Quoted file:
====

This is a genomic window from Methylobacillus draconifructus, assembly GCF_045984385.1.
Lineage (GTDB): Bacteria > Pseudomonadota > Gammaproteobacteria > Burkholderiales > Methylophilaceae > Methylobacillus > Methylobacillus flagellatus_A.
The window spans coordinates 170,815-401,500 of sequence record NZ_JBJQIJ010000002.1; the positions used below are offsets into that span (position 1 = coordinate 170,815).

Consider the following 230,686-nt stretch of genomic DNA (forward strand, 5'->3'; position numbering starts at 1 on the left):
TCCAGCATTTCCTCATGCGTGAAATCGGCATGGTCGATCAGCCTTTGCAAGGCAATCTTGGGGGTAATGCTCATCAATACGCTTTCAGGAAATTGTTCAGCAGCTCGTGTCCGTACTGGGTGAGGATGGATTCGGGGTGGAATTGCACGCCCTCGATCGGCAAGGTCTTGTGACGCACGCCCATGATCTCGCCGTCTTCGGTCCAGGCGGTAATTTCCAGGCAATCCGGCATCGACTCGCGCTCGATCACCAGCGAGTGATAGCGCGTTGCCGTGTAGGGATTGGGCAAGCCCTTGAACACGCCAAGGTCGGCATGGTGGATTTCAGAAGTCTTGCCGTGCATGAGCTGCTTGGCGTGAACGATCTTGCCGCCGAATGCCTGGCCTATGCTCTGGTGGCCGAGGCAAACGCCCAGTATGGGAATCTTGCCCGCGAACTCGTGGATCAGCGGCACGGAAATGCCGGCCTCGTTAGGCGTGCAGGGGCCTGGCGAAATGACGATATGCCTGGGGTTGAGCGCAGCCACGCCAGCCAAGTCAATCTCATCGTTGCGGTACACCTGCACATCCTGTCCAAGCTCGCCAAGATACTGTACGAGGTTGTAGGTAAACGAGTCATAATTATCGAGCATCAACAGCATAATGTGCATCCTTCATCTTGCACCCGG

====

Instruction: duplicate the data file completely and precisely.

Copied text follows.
This is a genomic window from Methylobacillus draconifructus, assembly GCF_045984385.1.
Lineage (GTDB): Bacteria > Pseudomonadota > Gammaproteobacteria > Burkholderiales > Methylophilaceae > Methylobacillus > Methylobacillus flagellatus_A.
The window spans coordinates 170,815-401,500 of sequence record NZ_JBJQIJ010000002.1; the positions used below are offsets into that span (position 1 = coordinate 170,815).

Consider the following 230,686-nt stretch of genomic DNA (forward strand, 5'->3'; position numbering starts at 1 on the left):
TCCAGCATTTCCTCATGCGTGAAATCGGCATGGTCGATCAGCCTTTGCAAGGCAATCTTGGGGGTAATGCTCATCAATACGCTTTCAGGAAATTGTTCAGCAGCTCGTGTCCGTACTGGGTGAGGATGGATTCGGGGTGGAATTGCACGCCCTCGATCGGCAAGGTCTTGTGACGCACGCCCATGATCTCGCCGTCTTCGGTCCAGGCGGTAATTTCCAGGCAATCCGGCATCGACTCGCGCTCGATCACCAGCGAGTGATAGCGCGTTGCCGTGTAGGGATTGGGCAAGCCCTTGAACACGCCAAGGTCGGCATGGTGGATTTCAGAAGTCTTGCCGTGCATGAGCTGCTTGGCGTGAACGATCTTGCCGCCGAATGCCTGGCCTATGCTCTGGTGGCCGAGGCAAACGCCCAGTATGGGAATCTTGCCCGCGAACTCGTGGATCAGCGGCACGGAAATGCCGGCCTCGTTAGGCGTGCAGGGGCCTGGCGAAATGACGATATGCCTGGGGTTGAGCGCAGCCACGCCAGCCAAGTCAATCTCATCGTTGCGGTACACCTGCACATCCTGTCCAAGCTCGCCAAGATACTGTACGAGGTTGTAGGTAAACGAGTCATAATTATCGAGCATCAACAGCATAATGTGCATCCTTCATCTTGCACCCGG